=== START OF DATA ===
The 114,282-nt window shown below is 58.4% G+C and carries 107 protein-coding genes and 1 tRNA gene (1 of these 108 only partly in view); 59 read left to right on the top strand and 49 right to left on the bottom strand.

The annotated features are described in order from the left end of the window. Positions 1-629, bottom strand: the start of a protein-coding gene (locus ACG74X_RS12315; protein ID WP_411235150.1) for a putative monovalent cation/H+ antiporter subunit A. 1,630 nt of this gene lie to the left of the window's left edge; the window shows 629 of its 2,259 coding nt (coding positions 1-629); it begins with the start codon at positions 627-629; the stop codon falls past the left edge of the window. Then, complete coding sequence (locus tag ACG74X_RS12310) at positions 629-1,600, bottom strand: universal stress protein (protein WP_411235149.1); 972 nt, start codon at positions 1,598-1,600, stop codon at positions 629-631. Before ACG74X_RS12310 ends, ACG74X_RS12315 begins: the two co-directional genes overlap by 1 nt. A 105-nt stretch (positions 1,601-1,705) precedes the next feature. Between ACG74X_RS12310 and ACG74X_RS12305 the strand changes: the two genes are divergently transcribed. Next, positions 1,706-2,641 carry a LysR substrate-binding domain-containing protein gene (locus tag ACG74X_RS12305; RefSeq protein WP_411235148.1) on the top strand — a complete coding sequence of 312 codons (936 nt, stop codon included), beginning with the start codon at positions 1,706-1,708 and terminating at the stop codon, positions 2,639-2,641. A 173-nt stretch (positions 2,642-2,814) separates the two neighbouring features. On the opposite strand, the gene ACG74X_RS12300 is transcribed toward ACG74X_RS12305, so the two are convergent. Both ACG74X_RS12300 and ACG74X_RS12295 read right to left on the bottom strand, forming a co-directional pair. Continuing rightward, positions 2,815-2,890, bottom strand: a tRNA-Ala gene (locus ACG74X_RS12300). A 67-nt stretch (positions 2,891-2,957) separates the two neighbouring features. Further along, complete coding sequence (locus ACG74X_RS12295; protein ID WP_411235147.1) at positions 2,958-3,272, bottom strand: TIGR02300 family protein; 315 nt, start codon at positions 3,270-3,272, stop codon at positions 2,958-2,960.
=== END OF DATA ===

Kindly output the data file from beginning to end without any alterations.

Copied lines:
The 114,282-nt window shown below is 58.4% G+C and carries 107 protein-coding genes and 1 tRNA gene (1 of these 108 only partly in view); 59 read left to right on the top strand and 49 right to left on the bottom strand.

The annotated features are described in order from the left end of the window. Positions 1-629, bottom strand: the start of a protein-coding gene (locus ACG74X_RS12315; protein ID WP_411235150.1) for a putative monovalent cation/H+ antiporter subunit A. 1,630 nt of this gene lie to the left of the window's left edge; the window shows 629 of its 2,259 coding nt (coding positions 1-629); it begins with the start codon at positions 627-629; the stop codon falls past the left edge of the window. Then, complete coding sequence (locus tag ACG74X_RS12310) at positions 629-1,600, bottom strand: universal stress protein (protein WP_411235149.1); 972 nt, start codon at positions 1,598-1,600, stop codon at positions 629-631. Before ACG74X_RS12310 ends, ACG74X_RS12315 begins: the two co-directional genes overlap by 1 nt. A 105-nt stretch (positions 1,601-1,705) precedes the next feature. Between ACG74X_RS12310 and ACG74X_RS12305 the strand changes: the two genes are divergently transcribed. Next, positions 1,706-2,641 carry a LysR substrate-binding domain-containing protein gene (locus tag ACG74X_RS12305; RefSeq protein WP_411235148.1) on the top strand — a complete coding sequence of 312 codons (936 nt, stop codon included), beginning with the start codon at positions 1,706-1,708 and terminating at the stop codon, positions 2,639-2,641. A 173-nt stretch (positions 2,642-2,814) separates the two neighbouring features. On the opposite strand, the gene ACG74X_RS12300 is transcribed toward ACG74X_RS12305, so the two are convergent. Both ACG74X_RS12300 and ACG74X_RS12295 read right to left on the bottom strand, forming a co-directional pair. Continuing rightward, positions 2,815-2,890, bottom strand: a tRNA-Ala gene (locus ACG74X_RS12300). A 67-nt stretch (positions 2,891-2,957) separates the two neighbouring features. Further along, complete coding sequence (locus ACG74X_RS12295; protein ID WP_411235147.1) at positions 2,958-3,272, bottom strand: TIGR02300 family protein; 315 nt, start codon at positions 3,270-3,272, stop codon at positions 2,958-2,960.